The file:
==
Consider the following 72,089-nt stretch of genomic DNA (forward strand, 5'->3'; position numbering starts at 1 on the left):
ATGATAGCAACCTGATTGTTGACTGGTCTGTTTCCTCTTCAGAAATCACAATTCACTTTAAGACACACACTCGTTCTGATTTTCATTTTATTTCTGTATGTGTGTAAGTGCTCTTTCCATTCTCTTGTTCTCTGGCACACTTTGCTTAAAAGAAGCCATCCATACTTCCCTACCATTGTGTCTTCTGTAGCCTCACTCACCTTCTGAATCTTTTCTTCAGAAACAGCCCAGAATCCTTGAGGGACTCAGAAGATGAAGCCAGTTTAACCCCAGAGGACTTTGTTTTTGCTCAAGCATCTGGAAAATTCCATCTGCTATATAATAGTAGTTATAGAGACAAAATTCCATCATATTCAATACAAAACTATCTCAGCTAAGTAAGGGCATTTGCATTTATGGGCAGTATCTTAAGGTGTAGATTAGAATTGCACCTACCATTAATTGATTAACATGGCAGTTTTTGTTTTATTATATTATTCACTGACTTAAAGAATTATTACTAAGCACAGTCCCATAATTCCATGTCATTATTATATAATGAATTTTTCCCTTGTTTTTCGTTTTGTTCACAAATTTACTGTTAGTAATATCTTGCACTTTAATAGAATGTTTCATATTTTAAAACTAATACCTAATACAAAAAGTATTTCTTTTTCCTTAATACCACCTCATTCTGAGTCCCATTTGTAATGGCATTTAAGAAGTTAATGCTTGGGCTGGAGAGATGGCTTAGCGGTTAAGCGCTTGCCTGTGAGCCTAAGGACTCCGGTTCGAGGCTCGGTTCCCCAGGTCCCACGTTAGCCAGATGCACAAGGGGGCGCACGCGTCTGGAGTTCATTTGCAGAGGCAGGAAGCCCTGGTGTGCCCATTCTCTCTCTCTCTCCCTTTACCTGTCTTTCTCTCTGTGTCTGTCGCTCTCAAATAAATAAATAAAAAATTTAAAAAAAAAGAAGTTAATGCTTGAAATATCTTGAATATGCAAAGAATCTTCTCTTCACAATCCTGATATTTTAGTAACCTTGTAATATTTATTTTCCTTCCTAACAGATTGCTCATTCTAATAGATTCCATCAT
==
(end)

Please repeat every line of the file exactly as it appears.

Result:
Consider the following 72,089-nt stretch of genomic DNA (forward strand, 5'->3'; position numbering starts at 1 on the left):
ATGATAGCAACCTGATTGTTGACTGGTCTGTTTCCTCTTCAGAAATCACAATTCACTTTAAGACACACACTCGTTCTGATTTTCATTTTATTTCTGTATGTGTGTAAGTGCTCTTTCCATTCTCTTGTTCTCTGGCACACTTTGCTTAAAAGAAGCCATCCATACTTCCCTACCATTGTGTCTTCTGTAGCCTCACTCACCTTCTGAATCTTTTCTTCAGAAACAGCCCAGAATCCTTGAGGGACTCAGAAGATGAAGCCAGTTTAACCCCAGAGGACTTTGTTTTTGCTCAAGCATCTGGAAAATTCCATCTGCTATATAATAGTAGTTATAGAGACAAAATTCCATCATATTCAATACAAAACTATCTCAGCTAAGTAAGGGCATTTGCATTTATGGGCAGTATCTTAAGGTGTAGATTAGAATTGCACCTACCATTAATTGATTAACATGGCAGTTTTTGTTTTATTATATTATTCACTGACTTAAAGAATTATTACTAAGCACAGTCCCATAATTCCATGTCATTATTATATAATGAATTTTTCCCTTGTTTTTCGTTTTGTTCACAAATTTACTGTTAGTAATATCTTGCACTTTAATAGAATGTTTCATATTTTAAAACTAATACCTAATACAAAAAGTATTTCTTTTTCCTTAATACCACCTCATTCTGAGTCCCATTTGTAATGGCATTTAAGAAGTTAATGCTTGGGCTGGAGAGATGGCTTAGCGGTTAAGCGCTTGCCTGTGAGCCTAAGGACTCCGGTTCGAGGCTCGGTTCCCCAGGTCCCACGTTAGCCAGATGCACAAGGGGGCGCACGCGTCTGGAGTTCATTTGCAGAGGCAGGAAGCCCTGGTGTGCCCATTCTCTCTCTCTCTCCCTTTACCTGTCTTTCTCTCTGTGTCTGTCGCTCTCAAATAAATAAATAAAAAATTTAAAAAAAAAGAAGTTAATGCTTGAAATATCTTGAATATGCAAAGAATCTTCTCTTCACAATCCTGATATTTTAGTAACCTTGTAATATTTATTTTCCTTCCTAACAGATTGCTCATTCTAATAGATTCCATCAT